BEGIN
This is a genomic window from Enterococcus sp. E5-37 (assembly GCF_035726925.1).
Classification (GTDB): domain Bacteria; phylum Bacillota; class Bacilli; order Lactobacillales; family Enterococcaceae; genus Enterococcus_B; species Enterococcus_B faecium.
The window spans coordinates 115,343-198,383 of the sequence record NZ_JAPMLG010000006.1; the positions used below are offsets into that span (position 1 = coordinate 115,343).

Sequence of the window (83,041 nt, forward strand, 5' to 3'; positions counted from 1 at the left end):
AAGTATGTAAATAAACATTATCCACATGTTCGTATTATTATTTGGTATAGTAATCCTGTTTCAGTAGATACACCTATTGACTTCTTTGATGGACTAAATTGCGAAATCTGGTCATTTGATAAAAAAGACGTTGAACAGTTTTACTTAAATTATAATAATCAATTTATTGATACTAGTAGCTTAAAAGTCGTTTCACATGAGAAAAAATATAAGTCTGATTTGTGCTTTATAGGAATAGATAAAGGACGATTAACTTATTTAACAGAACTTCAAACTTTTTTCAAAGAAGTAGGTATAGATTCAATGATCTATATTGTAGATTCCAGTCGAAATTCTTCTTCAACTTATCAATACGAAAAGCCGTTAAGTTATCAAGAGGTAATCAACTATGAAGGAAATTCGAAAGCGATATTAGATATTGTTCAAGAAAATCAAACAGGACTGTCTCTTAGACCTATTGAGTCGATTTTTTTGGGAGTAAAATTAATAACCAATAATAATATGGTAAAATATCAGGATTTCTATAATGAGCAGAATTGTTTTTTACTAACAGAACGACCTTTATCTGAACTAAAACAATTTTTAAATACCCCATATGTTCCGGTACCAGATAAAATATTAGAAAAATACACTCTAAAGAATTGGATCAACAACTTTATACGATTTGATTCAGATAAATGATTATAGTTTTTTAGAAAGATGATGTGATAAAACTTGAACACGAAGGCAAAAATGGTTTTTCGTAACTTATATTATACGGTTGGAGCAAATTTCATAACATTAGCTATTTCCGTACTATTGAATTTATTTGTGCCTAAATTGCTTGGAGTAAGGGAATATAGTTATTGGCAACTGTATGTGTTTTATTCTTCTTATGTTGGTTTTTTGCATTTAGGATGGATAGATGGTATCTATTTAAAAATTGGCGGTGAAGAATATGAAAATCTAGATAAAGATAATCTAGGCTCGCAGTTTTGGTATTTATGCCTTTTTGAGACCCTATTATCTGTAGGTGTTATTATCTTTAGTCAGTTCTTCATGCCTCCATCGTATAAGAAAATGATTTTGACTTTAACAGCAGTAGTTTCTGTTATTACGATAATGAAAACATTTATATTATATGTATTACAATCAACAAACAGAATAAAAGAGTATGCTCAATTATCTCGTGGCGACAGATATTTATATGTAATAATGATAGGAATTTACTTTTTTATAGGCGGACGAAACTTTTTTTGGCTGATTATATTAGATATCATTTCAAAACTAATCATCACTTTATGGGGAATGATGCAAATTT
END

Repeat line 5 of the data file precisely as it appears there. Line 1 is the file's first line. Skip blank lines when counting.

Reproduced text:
AAGTATGTAAATAAACATTATCCACATGTTCGTATTATTATTTGGTATAGTAATCCTGTTTCAGTAGATACACCTATTGACTTCTTTGATGGACTAAATTGCGAAATCTGGTCATTTGATAAAAAAGACGTTGAACAGTTTTACTTAAATTATAATAATCAATTTATTGATACTAGTAGCTTAAAAGTCGTTTCACATGAGAAAAAATATAAGTCTGATTTGTGCTTTATAGGAATAGATAAAGGACGATTAACTTATTTAACAGAACTTCAAACTTTTTTCAAAGAAGTAGGTATAGATTCAATGATCTATATTGTAGATTCCAGTCGAAATTCTTCTTCAACTTATCAATACGAAAAGCCGTTAAGTTATCAAGAGGTAATCAACTATGAAGGAAATTCGAAAGCGATATTAGATATTGTTCAAGAAAATCAAACAGGACTGTCTCTTAGACCTATTGAGTCGATTTTTTTGGGAGTAAAATTAATAACCAATAATAATATGGTAAAATATCAGGATTTCTATAATGAGCAGAATTGTTTTTTACTAACAGAACGACCTTTATCTGAACTAAAACAATTTTTAAATACCCCATATGTTCCGGTACCAGATAAAATATTAGAAAAATACACTCTAAAGAATTGGATCAACAACTTTATACGATTTGATTCAGATAAATGATTATAGTTTTTTAGAAAGATGATGTGATAAAACTTGAACACGAAGGCAAAAATGGTTTTTCGTAACTTATATTATACGGTTGGAGCAAATTTCATAACATTAGCTATTTCCGTACTATTGAATTTATTTGTGCCTAAATTGCTTGGAGTAAGGGAATATAGTTATTGGCAACTGTATGTGTTTTATTCTTCTTATGTTGGTTTTTTGCATTTAGGATGGATAGATGGTATCTATTTAAAAATTGGCGGTGAAGAATATGAAAATCTAGATAAAGATAATCTAGGCTCGCAGTTTTGGTATTTATGCCTTTTTGAGACCCTATTATCTGTAGGTGTTATTATCTTTAGTCAGTTCTTCATGCCTCCATCGTATAAGAAAATGATTTTGACTTTAACAGCAGTAGTTTCTGTTATTACGATAATGAAAACATTTATATTATATGTATTACAATCAACAAACAGAATAAAAGAGTATGCTCAATTATCTCGTGGCGACAGATATTTATATGTAATAATGATAGGAATTTACTTTTTTATAGGCGGACGAAACTTTTTTTGGCTGATTATATTAGATATCATTTCAAAACTAATCATCACTTTATGGGGAATGATGCAAATTT